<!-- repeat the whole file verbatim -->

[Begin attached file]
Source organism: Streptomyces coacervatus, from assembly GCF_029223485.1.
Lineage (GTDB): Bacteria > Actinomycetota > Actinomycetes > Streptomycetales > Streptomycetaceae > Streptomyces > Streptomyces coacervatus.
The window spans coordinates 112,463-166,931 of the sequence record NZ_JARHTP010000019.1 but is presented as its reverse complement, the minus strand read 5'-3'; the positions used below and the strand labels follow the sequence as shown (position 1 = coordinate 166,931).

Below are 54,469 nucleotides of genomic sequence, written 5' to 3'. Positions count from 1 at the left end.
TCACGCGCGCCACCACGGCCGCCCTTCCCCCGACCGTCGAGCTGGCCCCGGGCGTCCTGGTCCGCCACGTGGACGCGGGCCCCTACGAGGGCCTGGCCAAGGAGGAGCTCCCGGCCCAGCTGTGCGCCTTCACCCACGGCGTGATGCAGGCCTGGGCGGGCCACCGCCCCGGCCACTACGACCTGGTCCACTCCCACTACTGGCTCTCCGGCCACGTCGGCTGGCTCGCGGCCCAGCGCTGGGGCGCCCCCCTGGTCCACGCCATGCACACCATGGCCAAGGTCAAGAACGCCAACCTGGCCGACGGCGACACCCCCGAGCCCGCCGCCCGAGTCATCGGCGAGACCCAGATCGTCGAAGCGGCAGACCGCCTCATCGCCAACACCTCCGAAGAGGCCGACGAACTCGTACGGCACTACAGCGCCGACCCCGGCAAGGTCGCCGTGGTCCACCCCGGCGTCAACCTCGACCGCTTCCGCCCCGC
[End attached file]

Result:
Source organism: Streptomyces coacervatus, from assembly GCF_029223485.1.
Lineage (GTDB): Bacteria > Actinomycetota > Actinomycetes > Streptomycetales > Streptomycetaceae > Streptomyces > Streptomyces coacervatus.
The window spans coordinates 112,463-166,931 of the sequence record NZ_JARHTP010000019.1 but is presented as its reverse complement, the minus strand read 5'-3'; the positions used below and the strand labels follow the sequence as shown (position 1 = coordinate 166,931).

Below are 54,469 nucleotides of genomic sequence, written 5' to 3'. Positions count from 1 at the left end.
TCACGCGCGCCACCACGGCCGCCCTTCCCCCGACCGTCGAGCTGGCCCCGGGCGTCCTGGTCCGCCACGTGGACGCGGGCCCCTACGAGGGCCTGGCCAAGGAGGAGCTCCCGGCCCAGCTGTGCGCCTTCACCCACGGCGTGATGCAGGCCTGGGCGGGCCACCGCCCCGGCCACTACGACCTGGTCCACTCCCACTACTGGCTCTCCGGCCACGTCGGCTGGCTCGCGGCCCAGCGCTGGGGCGCCCCCCTGGTCCACGCCATGCACACCATGGCCAAGGTCAAGAACGCCAACCTGGCCGACGGCGACACCCCCGAGCCCGCCGCCCGAGTCATCGGCGAGACCCAGATCGTCGAAGCGGCAGACCGCCTCATCGCCAACACCTCCGAAGAGGCCGACGAACTCGTACGGCACTACAGCGCCGACCCCGGCAAGGTCGCCGTGGTCCACCCCGGCGTCAACCTCGACCGCTTCCGCCCCGC